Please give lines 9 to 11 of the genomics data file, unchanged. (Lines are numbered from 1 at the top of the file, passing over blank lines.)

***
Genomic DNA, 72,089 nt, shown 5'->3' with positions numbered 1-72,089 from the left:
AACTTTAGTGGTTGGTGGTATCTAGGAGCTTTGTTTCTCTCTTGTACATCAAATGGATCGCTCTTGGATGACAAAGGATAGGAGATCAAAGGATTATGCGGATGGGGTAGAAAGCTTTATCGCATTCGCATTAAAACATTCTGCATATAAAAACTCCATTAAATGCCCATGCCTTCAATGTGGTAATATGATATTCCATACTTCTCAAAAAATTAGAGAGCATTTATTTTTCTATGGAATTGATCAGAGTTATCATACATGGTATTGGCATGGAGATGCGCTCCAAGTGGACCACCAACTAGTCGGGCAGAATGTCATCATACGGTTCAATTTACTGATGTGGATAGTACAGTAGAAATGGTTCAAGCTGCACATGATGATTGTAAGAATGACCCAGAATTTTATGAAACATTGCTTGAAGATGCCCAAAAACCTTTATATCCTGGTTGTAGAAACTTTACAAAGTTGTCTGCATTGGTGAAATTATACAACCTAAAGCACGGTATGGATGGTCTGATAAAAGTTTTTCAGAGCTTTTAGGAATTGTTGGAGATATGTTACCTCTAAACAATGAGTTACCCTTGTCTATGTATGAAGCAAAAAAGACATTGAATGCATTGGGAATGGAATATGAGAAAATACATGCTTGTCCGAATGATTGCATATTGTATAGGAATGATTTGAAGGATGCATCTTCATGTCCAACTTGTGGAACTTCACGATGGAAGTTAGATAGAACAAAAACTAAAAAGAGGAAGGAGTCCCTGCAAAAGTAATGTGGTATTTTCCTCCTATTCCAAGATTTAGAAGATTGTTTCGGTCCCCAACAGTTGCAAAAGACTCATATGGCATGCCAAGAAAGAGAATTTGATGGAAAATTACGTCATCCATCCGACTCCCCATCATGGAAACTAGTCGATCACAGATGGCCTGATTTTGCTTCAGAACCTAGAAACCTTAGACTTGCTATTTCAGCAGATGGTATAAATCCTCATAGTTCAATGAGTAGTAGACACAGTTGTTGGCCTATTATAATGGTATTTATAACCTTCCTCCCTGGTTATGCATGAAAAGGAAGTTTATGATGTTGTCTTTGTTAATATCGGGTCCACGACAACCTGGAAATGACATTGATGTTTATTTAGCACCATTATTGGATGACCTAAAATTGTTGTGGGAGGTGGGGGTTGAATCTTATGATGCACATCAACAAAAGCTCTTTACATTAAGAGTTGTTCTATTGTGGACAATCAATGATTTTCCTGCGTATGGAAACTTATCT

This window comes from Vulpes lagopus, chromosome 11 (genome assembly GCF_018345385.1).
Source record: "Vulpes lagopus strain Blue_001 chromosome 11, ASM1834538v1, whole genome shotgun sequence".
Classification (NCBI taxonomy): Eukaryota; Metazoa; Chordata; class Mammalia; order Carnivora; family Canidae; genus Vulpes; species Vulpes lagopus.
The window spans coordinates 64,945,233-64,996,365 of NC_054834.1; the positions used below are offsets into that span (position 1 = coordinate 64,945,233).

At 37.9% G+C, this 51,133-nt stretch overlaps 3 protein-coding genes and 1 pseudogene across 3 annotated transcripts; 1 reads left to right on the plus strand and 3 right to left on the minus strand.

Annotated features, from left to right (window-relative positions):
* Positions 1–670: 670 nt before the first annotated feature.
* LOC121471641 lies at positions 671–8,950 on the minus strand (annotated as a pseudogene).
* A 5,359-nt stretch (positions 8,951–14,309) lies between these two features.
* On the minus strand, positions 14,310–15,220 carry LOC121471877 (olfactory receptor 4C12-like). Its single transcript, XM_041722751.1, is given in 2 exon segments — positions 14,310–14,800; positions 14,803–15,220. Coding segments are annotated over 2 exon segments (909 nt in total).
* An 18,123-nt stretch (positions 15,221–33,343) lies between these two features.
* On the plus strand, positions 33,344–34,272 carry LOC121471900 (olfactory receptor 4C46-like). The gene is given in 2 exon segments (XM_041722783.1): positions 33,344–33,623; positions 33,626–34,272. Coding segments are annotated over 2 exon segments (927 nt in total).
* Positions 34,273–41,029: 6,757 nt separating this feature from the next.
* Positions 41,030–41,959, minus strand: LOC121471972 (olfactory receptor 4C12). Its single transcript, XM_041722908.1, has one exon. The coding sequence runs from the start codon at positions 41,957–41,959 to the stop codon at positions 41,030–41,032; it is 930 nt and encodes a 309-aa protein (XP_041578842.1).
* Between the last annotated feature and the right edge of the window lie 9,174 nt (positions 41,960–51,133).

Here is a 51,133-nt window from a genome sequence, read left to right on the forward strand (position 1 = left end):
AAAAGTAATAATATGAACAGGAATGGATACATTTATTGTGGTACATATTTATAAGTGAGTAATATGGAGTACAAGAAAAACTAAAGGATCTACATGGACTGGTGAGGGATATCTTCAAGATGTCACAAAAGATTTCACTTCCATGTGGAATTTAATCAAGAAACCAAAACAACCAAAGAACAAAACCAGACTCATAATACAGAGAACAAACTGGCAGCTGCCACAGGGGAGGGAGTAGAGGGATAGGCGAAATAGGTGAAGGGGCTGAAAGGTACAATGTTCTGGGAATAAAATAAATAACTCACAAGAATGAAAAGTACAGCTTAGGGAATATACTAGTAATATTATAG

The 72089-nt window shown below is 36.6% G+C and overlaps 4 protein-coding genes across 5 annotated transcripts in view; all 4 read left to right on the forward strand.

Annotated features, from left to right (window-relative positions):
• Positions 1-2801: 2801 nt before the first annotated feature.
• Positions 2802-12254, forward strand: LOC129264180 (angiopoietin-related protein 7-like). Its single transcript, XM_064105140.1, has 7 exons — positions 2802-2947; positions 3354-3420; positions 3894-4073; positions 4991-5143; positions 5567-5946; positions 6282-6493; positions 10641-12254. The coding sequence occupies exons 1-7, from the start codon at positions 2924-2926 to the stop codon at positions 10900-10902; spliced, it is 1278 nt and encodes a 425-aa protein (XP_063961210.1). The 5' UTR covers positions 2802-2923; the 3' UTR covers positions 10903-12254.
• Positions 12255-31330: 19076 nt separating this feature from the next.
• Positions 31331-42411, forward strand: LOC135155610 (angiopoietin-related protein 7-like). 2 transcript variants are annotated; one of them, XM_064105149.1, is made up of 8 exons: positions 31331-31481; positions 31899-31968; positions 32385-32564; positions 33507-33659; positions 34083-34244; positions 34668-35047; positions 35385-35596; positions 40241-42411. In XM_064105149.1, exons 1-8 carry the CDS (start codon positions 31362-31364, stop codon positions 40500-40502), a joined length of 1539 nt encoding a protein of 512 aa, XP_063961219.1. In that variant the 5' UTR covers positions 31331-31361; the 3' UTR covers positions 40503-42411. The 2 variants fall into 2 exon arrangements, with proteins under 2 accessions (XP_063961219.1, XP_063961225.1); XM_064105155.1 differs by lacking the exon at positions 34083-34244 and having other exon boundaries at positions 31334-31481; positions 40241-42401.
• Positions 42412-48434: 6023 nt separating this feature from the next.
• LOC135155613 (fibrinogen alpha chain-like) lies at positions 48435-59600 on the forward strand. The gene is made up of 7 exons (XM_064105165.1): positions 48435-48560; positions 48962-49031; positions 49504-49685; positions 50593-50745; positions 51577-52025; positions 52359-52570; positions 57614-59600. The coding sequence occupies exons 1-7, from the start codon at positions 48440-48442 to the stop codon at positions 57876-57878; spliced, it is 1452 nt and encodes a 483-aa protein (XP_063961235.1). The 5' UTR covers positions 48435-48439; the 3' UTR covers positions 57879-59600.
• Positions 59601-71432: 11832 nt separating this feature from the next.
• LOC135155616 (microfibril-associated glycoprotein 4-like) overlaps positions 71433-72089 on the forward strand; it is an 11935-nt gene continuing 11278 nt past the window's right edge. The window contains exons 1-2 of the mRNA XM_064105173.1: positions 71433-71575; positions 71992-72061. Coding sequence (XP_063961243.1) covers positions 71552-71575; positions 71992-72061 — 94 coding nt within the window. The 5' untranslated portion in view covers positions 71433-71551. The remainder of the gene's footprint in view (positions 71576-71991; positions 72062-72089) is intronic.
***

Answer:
* Positions 1–670: 670 nt before the first annotated feature.
* LOC121471641 lies at positions 671–8,950 on the minus strand (annotated as a pseudogene).
* A 5,359-nt stretch (positions 8,951–14,309) lies between these two features.